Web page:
Ms. Delicate

I am hands down the worst person to take on a date. Not only am I morally opposed to chain restaurants and establishments under a 99% health rating, but I require a menu diverse enough to accommodate my dietary restriction du jour. It’s no secret that I’m picky. But — a true rationalizer through and through — I believe that I am picky in a good way. Picky in a way that prevents me or any of my loved ones from eating at questionable restaurants or, God forbid, at a Cheesecake Factory.

If you knew me as a child, my current state of judginess would shock you. I grew up with a particular fondness for bologna and my favorite restaurant (using the term a little loosely here) was Taco Bell. Yes, Taco Bell. “Two soft chicken tacos no tomatoes” was a phrase heard all-too often in my household. At one point it was even my birthday dinner of choice.

So what happened, you ask? When did I turn from a Taco Bell lovin’ gal to a completely unqualified food critic? The first–and certainly most memorable turning point–happened when a girl at elementary school carpool told me that Taco Bell meat was actually dog food (an early whistle blower, if you ask me). As this girl had more LTD2 outfits than I had pet rats, I considered her an authority on all things important, and so I began to more thoroughly inspect my food for signs of foreign elements, including–but certainly not limited to–kibble. I began to question ingredients, food preparation and sanitary guidelines, and I no longer yearned for my favorite breakfast: the Hampton Inn continental buffet.

The red flags followed me well into my young adult life (the Mad Cow scare of the early 2000s, a live butterfly in my sister’s pre-packaged salad, Food, Inc., etc.), all culminating in one completely life-altering moment that set me over the edge: my first job as a server. I’ll spare the details, but it was at that moment I realized that I was truly alone in this world. No one shared my steadfast commitment to frequent and vigorous hand-washing, and no one understood the importance of cleaning lemons.

I should also note that at some point between my Taco Bell days and now, I became a vegetarian of sorts. I say, “of sorts” because I’m actually a pescetarian, but that just sounds way too pretentious. Now, I have nothing against meat eaters. Clearly, I’ve enjoyed my fair share of meat. And dog food, it would seem. And if a pepperoni were to sneak its way into my mouth, I wouldn’t throw a fit. It’s happened before. And–considering I once broke a tooth while demolishing a slice of Goodfellas– it will probably happen again.

But here’s the problem (yes, there’s more). Without painting too vile a picture, I can say that my digestive system is something akin to Mel Gibson –unstable and inflammatory. It’s not a new issue — I once went to the ER with a suspected case of appendicitis, only to come home with a formal diagnosis of gas. But since college, I’ve been plagued with an array of stomach pains and problems that have truly infringed on my quality of life, most notably on my favorite weekend pastime, Quesadilla Sunday. My doctor diagnosed me with IBS so, I kid you not, my chart now reads, “Anxiety, asthma, IBS” (I’m a catch, to be sure).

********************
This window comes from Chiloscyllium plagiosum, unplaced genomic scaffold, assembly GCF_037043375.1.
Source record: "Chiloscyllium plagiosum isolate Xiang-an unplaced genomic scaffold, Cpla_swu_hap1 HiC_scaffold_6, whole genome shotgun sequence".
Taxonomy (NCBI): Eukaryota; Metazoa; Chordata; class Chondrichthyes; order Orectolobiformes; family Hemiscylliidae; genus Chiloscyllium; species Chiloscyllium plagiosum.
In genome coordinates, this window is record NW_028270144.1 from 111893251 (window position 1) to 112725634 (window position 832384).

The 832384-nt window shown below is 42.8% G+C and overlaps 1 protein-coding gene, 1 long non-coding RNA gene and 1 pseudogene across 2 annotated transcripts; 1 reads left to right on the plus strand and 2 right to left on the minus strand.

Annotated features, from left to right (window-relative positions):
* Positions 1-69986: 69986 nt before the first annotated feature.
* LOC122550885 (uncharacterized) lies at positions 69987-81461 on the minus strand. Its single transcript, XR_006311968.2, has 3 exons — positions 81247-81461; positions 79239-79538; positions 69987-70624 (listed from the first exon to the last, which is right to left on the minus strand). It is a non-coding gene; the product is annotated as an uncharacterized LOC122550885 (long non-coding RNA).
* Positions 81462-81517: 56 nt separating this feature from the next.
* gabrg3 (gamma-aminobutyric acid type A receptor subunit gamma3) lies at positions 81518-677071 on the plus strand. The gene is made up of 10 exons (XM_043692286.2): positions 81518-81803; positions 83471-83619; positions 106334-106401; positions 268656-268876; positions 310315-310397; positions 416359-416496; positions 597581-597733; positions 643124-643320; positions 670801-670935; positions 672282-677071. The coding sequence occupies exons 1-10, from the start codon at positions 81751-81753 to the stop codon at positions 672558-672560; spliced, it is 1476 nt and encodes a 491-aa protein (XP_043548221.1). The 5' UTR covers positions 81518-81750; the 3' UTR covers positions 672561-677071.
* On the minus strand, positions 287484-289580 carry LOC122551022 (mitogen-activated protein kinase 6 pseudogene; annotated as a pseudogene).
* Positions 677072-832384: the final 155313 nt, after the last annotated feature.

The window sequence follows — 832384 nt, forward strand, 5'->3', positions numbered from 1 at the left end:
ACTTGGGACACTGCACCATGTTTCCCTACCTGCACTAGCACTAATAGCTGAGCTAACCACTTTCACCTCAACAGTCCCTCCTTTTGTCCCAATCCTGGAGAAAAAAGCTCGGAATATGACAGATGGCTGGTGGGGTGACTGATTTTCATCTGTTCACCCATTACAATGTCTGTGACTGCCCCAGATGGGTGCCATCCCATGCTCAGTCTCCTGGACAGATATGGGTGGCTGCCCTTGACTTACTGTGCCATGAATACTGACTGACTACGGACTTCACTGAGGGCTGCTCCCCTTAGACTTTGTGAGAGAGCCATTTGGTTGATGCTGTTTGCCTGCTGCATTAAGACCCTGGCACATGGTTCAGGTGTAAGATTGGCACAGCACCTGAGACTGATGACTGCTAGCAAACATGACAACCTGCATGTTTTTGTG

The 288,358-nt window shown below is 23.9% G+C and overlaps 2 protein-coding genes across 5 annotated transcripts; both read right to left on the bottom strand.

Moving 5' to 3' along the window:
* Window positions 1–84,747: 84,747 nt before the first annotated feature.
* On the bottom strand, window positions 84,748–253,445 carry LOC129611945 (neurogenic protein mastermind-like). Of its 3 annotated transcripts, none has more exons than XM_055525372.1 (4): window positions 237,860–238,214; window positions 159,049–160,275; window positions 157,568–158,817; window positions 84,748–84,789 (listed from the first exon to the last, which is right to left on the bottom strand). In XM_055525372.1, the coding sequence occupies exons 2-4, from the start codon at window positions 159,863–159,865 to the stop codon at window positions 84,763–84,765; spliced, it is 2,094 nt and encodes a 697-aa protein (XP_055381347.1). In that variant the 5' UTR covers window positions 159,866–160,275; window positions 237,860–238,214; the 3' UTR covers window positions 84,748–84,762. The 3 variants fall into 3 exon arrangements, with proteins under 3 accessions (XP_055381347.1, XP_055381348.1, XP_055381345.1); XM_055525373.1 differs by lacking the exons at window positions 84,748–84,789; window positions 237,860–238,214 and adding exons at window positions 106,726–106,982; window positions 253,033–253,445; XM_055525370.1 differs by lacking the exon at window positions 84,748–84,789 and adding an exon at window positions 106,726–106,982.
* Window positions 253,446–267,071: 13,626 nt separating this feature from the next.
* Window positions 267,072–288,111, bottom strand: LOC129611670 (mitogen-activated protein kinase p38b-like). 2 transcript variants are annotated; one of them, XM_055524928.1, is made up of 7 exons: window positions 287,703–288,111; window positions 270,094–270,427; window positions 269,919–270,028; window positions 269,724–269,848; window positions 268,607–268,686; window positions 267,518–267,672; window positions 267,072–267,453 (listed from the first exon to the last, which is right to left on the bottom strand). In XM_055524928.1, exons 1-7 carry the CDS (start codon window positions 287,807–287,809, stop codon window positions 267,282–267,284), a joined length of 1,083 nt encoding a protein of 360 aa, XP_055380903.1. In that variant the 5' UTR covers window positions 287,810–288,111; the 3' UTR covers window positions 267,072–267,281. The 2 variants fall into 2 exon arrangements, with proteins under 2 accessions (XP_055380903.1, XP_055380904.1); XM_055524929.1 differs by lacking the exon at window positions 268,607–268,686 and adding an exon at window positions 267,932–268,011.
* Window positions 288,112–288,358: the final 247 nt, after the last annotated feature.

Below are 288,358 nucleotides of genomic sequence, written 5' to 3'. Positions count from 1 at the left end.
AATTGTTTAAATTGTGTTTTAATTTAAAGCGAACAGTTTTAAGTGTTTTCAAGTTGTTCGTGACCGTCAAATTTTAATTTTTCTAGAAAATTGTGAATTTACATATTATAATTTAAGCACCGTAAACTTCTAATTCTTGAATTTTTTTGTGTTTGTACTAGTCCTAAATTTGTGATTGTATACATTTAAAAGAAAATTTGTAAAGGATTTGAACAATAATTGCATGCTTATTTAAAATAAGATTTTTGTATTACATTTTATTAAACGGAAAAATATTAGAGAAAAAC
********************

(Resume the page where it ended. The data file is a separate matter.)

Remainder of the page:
Quesadilla Sunday. Based on my sickly complexion and generally offensive expression, it's likely that this was my last-ever Quesadilla Sunday.

Quesadilla Sunday. Based on my sickly complexion and generally offensive appearance, it’s likely that this was my last-ever Quesadilla Sunday.

A few months ago, I decided it was time to do something about digestive misgivings. And–with at least one Pure Barre class under my belt–I felt I was ready to go full-on aristocrat and diagnose myself with gluten intolerance. Now, I realize that unless you’re a 40-something-year old white woman, you’re thinking that “gluten intolerance” is totally BS. And you’re probably right. But can you blame me if I want to have a backhand like Djokovic? Or abs like Bill Clinton? Or, at the very least, the ability to enjoy an afternoon without writhing in pain?

If you’re keeping count of my confessions, you’ll now know me to be a germaphobe, vegetarian, gluten-free* date with incredibly high-standards. To say that I am “delicate” is an understatement, as my frailty extends to all aspects of my life. Particularly traveling. Perhaps one day I’ll blog about how difficult it is to take me on a car trip. Or on a vacation, for that matter. But as I’ve now revealed my somewhat embarrassing health record, I think I’ll leave my soul bearing at this for the time being.

*After months of living on hard cider and overpriced ginger beer, I decided my love for beer (and pizza, when I’ve had too many beers) outweighed my desire to live up to a Gwyneth-like standard of gluten freedom. So I’m now drinking beer (and eating pizza, when I’ve had too many beers). It’s all very scientific. I wouldn’t expect you to understand.

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5 thoughts on “Ms. Delicate

    1. joanna Post author

      Wasn’t it great? I think food snobbery comes with age. And perhaps the fact that we’re able to read ingredients now plays a role in that, too.

      Reply
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